Foamed water-swellable polymeric water absorbent materials are taught in Scott et al., U.S. Pat. No. 4,529,739 (assigned to Dow Chemical) including alkali metal salts of homopolymers of acrylic acid and certain copolymers thereof, which are made by contacting a latex dispersion of a polymer with a carbon dioxide yielding decomposeable blowing agent capable of neutralizing pendant moieties (e.g. sodium carbonate and sodium bicarbonate, among others). Applicants process involves some of the same materials, but applicants neutralize a monomer with (bi)carbonates while the Scott et al. process neutralizes a polymer.
Microwave Heating (ultra high frequency) radiation has previously been used for heating and/or drying and even for effecting chemical modification of starch (EPO Pat. No. 0,041,316 to CPC International) but it has not been used for the purpose of the present invention to provide an environment permitting uniform heating and reacting throughout a chemically initiated polymerization reaction, to the best of our knowledge.
The present invention provides a water-swellable, water-insoluble composition which absorbs water rapidly, has a total residual monomer content of less than about 200 ppm, (said monomer content includes both any residual acrylic acid monomer and any residual alkali metal acrylate monomer). Polyacrylates with a residual monomer content below 35 ppm have been obtained by the practice of our invention.
The present invention provides a superabsorbent composition comprising the product resulting from the process of the present invention, i.e. from uniformly reacting a mixture of acrylic acid, an alkali metal salt of carbonic acid, aluminum acetate, sodium persulfate and water at a temperature of at least 70° C. for at least one minute. The resulting product is an alkali metal polyacrylate having a residual total monomer content from the acrylic acid and/or its alkali metal salt monomers of less than about 200 ppm.
The process of the present invention is the free radical polymerization process for preparing a poly (alkali metal acrylate) using a chemical free-radical initiator, an ionic cross-linking agent, and an alkali metal salt of carbonic acid, which process is carried out in an environment that allows for rapid polymerization whereby there is uniform reacting of the reactants, so that the final product is relatively uniform also. The term "uniformly reacting" means that the reaction is carried out in an environment which enables the reaction to take place virtually simultaneously throughout the reaction mixture. A preferred means for providing such reaction environment is a microwave oven. By subjecting the aqueous mixture to ultra high frequency radiation, e.g. microwaves, to achieve the reaction temperature, the reaction takes place substantially simultaneously throughout the reaction mixture. Any means which will provide an environment whereby the reaction takes place simultaneously throughout the mixture, is a suitable means for use in the present invention.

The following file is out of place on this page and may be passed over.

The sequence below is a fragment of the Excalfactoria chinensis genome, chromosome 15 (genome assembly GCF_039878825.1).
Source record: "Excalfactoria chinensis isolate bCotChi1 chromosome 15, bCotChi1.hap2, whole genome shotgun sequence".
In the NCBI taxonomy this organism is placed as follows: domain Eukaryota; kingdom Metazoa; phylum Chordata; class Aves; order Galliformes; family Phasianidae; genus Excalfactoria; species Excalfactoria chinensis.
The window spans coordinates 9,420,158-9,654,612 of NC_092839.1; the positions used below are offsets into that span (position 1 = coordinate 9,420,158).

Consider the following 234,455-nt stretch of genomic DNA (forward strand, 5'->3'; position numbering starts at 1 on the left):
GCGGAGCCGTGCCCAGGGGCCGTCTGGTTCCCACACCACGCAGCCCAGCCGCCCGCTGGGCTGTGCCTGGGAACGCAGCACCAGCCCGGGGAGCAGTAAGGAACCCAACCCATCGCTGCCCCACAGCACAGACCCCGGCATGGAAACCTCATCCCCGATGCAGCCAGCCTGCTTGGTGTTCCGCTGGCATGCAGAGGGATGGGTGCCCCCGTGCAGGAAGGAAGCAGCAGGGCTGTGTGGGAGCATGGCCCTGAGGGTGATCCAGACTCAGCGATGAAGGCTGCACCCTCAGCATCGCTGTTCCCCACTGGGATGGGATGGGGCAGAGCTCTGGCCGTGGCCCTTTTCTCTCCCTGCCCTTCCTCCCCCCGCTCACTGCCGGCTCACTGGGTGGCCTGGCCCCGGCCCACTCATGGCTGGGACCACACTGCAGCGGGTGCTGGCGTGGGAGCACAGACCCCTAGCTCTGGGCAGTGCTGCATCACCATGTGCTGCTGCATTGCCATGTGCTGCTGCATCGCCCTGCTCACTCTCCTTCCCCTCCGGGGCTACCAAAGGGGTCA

For practical economic purposes since the process and product of the present invention is intended for industrial use, the poly (alkali metal acrylates) will involve either sodium or potassium as the alkali metals involved. Of the two, significantly better results have been obtained with potassium, in terms of obtaining the lowest residual monomer content. The novel process of the present invention can be used to make poly (sodium acrylate) superabsorbents and poly (potassium acrylate superabsorbents), but only the latter have the very low residual monomer contents.
In one embodiment the present invention provides a water-swellable, water-insoluble superabsorbent composition which is comprised of a reaction product of about 100 parts of acrylic acid by weight (all parts are by weight) sufficient parts of an alkali metal salt of carbonic acid to substantially neutralize the acrylic acid, from about 1 to about 7 parts of aluminum acetate, from about 0.2 to about 2 parts of sodium persulfate, and from about 75 to about 175 parts of water. The above reaction mixture is reacted in a microwave oven to attain a temperature of at least 70° C. for at least 1 minute until reaction is completed. The resulting reaction product is an alkali metal polyacrylate which has a residual monomer content of less than about 200 ppm. Further, the resulting composition is a crosslinked composition which is substantially water-insoluble and provides a high degree of water or liquid absorbency. The product appears as a foam; it need not be pulverized but rather may be used in its foamed condition, which frequently resembles a "pancake" or foamed sheet. The foam may be pulverized or ground to a powder form, if desired for any of the uses to which conventional powdered superabsorbents are put.